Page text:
Every August, Ganesh festival organisers across Mumbai spend weeks erecting elaborate public pandals in preparation for the city’s biggest religious celebration. This year, with Ganesh Chaturthi approaching on August 22, many organisers are busy constructing large brick tanks instead.

The water tanks, meant for immersing Ganesh idols at the end of the 10-day festival, are a part of city-wide efforts to scale down Ganesh celebrations in the midst of the Covid-19 pandemic.

In a set of directives issued last month, the Maharashtra government urged people to immerse their Ganesh idols at home or in artificial ponds or tanks, particularly if they install clay idols. While there is no ban on immersing idols at beaches and other public water bodies, the directive aims to prevent crowding and the risk of the virus spreading.

Even though Mumbai is now reporting more coronavirus recoveries than active cases, the city remains India’s biggest Covid-19 hotspot.

“Mumbai has around 2,700 public Ganesh pandals every year and hundreds of idols are brought to people’s homes, but we have just 84 places for visarjan [immersion],” said Naresh Dahibawkar, the president of the Brihanmumbai Sarvajanik Ganeshotsav Samanvay Samiti, an umbrella body representing over 2,500 public Ganesh festival organisers in the city.

The 84 immersion points include beaches, local ponds, lakes, creeks and a few artificial tanks that eco-conscious devotees have been turning to in the past few years. Most of the tall idols installed in public pandals are immersed at the city’s beaches, with Girgaon Chowpatty attracting as many as two lakh people on the final day of immersion every year.

“Since that will not be possible during Covid, the municipal corporation has sanctioned the construction of 250 to 300 artificial water tanks this year,” said Dahibawkar. Most of the tanks will be built at the level of individual neighbourhoods. “I have appealed to many civic corporators to get tanks built in their own areas, but in many places, individual pandals themselves have offered to make their own tanks.”

The state government’s directives also firmly restrict the height of all Ganesh idols this year: public idols can be no more than four feet tall, and idols at home must cannot be higher than two feet. Public pandals have been asked to provide for online “darshan” of their idols, and avoid soliciting donations from devotees unless it is voluntary.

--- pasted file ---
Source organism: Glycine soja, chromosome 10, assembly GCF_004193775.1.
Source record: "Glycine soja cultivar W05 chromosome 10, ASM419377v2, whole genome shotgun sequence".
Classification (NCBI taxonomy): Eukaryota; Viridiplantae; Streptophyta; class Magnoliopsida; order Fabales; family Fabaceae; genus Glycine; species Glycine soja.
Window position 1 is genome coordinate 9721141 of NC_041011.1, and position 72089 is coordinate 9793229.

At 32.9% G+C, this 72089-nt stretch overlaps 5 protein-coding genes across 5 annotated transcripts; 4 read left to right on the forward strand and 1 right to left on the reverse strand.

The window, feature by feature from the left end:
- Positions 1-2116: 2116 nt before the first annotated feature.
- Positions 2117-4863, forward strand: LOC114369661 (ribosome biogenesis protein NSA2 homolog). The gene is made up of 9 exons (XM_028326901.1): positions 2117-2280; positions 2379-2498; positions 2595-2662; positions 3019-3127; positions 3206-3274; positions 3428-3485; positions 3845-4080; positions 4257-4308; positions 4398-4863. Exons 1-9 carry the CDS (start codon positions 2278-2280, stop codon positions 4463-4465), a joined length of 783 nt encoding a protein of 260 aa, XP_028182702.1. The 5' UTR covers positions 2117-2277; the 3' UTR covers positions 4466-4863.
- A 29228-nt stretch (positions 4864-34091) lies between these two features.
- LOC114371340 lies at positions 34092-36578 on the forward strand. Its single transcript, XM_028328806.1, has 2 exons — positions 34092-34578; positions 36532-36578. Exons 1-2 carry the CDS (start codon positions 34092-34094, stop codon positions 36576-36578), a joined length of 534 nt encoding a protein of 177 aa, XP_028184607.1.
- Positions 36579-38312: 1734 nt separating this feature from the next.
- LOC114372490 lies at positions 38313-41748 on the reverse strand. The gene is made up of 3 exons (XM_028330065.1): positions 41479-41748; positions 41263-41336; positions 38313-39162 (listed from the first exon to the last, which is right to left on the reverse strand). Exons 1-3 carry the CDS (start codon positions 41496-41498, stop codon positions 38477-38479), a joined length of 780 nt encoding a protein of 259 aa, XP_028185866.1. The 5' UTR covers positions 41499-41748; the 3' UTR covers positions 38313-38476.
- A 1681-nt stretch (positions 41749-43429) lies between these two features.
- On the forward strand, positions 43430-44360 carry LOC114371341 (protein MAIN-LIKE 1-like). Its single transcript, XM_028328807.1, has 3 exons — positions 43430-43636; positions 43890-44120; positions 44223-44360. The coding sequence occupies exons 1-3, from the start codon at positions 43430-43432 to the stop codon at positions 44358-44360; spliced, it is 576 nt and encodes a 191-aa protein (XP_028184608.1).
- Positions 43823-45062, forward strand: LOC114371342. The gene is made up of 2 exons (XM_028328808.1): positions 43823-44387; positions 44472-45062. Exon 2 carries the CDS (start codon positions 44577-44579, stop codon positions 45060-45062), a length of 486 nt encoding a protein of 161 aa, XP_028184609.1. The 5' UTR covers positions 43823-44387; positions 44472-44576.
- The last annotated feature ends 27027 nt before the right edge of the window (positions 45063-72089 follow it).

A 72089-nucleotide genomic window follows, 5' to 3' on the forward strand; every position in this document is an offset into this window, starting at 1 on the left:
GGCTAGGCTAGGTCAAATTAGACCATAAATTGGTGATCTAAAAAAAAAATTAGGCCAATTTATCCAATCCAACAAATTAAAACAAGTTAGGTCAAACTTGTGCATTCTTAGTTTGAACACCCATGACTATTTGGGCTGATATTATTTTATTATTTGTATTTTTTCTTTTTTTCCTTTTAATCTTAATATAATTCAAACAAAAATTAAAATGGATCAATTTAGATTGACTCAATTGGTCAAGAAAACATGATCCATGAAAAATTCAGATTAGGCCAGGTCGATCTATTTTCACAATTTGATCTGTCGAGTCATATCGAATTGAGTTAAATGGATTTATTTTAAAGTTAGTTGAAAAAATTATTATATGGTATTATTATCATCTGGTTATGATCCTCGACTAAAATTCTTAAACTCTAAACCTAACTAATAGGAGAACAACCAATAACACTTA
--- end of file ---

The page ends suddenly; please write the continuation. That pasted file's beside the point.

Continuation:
The rules have dampened the spirits of festival organisers and devotees, many of whom spend the ten days of the festival idol-hopping across the city to see popular idols and the decorative, themed pandals built around them.

“There is very little enthusiasm among our karyakartas [activists] this year, because of the restrictions,” said Swapnil Parab, the secretary of the Ganesh Galli Sarvajanik Ganeshotsav Mandal, a popular organiser in Mumbai’s Lalbaug area. “We will follow all the rules this year, but next year we will double the scale of our celebrations.”

A file photo showing devotees carry a Ganesh idol for immersion at the Dadar Chowpatty beach on the sixth day of the eleven-day long festival Ganesh Chaturthi in Mumbai on September 10, 2016. Photo: AFP

‘Little bit of band-baaja’

Ganesh Galli is one of the many pandals constructing its own artificial tank to immerse its idol. Every year, the pandal itself occupies a large portion of a public ground in the area, but this year, the pandal is smaller and the ground will instead house a large tank that will be demolished after the festival. “We are inviting everyone in this neighbourhood to immerse their home idols in our tank too,” said Parab.

Not far from Ganesh Galli is Tejukaya Sarvajanik Ganeshotsav Trust, which erected a 22-feet Ganesh idol at its popular pandal last year.

“When the idol is that big, larger crowds come to see it, so the government’s decision to restrict the height to four feet is actually good,” said Ashish Rampure, the vice president of the Tejukaya Trust.